2 Trends Related to Student Loan Debt

I am really interested in personal finance trends, writing about personal finances, and discovering connections that I haven’t seen before. It’s with these new facts about me in mind that I bring you two charts that were part of two separate reports from the Federal Reserve Bank of New York (FRBNY). I discovered the two graphs when I was researching a recent blog post on the need for college grads to set financial goals and make plans to achieve them.

Let’s take a look at the first one:
US Debt Balances

What struck me was that throughout the “Great Recession”, student loan debt continued its growth unabated. It appears the economic struggles that Americans faced during the crisis didn’t slow the growth of the staggering loads of student loan debt being accumulated by college students. As a matter of fact, I think more students were forced to turn to student loans because their financially struggling families could not help them with the cost of attending college or they had to severely cut back on the help they could give. The ever-increasing cost of attending college also didn’t help the situation.

Of the types of debt shown in the chart, only automobile debt has grown beyond its pre-crisis levels. Probably because Americans put off replacing their cars for so long, that they could no longer wait. Count me in that group. I have a ten-year old car with almost 250,000 miles on it and I’ve been budgeting to replace it later this year.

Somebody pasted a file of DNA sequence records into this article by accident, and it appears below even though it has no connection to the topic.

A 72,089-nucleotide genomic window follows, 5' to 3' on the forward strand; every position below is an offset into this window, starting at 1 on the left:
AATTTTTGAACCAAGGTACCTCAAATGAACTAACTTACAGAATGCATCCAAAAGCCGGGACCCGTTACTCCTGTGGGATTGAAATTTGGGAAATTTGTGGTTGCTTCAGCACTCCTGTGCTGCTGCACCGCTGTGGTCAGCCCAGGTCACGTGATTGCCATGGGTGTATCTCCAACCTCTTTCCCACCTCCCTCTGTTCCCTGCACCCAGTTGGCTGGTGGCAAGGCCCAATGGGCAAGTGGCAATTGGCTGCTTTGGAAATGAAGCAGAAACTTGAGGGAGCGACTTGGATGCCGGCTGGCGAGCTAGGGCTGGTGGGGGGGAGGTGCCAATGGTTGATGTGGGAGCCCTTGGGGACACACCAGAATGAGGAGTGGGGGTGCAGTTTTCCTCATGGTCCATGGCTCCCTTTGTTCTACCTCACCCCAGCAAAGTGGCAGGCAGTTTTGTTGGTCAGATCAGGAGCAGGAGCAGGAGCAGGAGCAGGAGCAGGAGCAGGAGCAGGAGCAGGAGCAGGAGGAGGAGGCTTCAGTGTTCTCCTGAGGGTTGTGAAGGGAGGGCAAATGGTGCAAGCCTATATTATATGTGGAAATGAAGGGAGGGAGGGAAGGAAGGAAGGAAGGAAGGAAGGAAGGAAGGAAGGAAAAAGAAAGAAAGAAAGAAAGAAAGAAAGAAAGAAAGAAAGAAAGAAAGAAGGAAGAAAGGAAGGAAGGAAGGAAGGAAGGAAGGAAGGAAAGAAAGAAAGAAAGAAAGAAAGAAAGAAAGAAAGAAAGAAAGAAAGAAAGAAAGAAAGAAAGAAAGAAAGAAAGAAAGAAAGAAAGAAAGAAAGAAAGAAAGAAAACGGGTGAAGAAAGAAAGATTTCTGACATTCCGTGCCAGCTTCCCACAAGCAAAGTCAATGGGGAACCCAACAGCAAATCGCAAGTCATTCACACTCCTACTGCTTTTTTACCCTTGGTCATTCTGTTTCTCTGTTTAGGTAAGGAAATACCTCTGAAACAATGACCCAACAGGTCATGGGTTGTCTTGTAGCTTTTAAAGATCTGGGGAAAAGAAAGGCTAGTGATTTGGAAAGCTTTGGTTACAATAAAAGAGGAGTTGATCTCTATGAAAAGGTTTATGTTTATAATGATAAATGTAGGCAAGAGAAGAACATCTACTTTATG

On to our second chart:
Statistics For 25 Year Olds

The second chart shows proof of a trend that I had only known from anecdotal conversations. Millennials are living with their parents in record numbers. According to a second FRBNY study, one of the biggest reasons young college grads have delayed getting out on their own, is the student debt load they live with after graduation. The loans are causing young graduates to put off a lot of adult milestones like getting their own place, becoming married, investing in their retirement, starting a business, and more. If you are one of these “Boomerang” kids, your goal should be to take advantage of the time living at home to pay down your debts, set goals and build up your savings.

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Budgeting and learning to manage your own finances are not easy when you don’t know where to start. Luckily, you have an expert non-profit partner in Apprisen that is ready to show you how to budget, set goals, and keep your finances on track. If you need help, give us a call at 800.355.2227 or visit us online.

2 thoughts on “2 Trends Related to Student Loan Debt

  1. In my opinion, it is not surprising that student loan borrowing went up during the recession. Historically, many have tried to weather bad economic times by spending a few years in school. Many who couldn’t find jobs during the recession may have taken a bet that grad school would pay off and are now finding that the job market is just as competitive with their new degrees.

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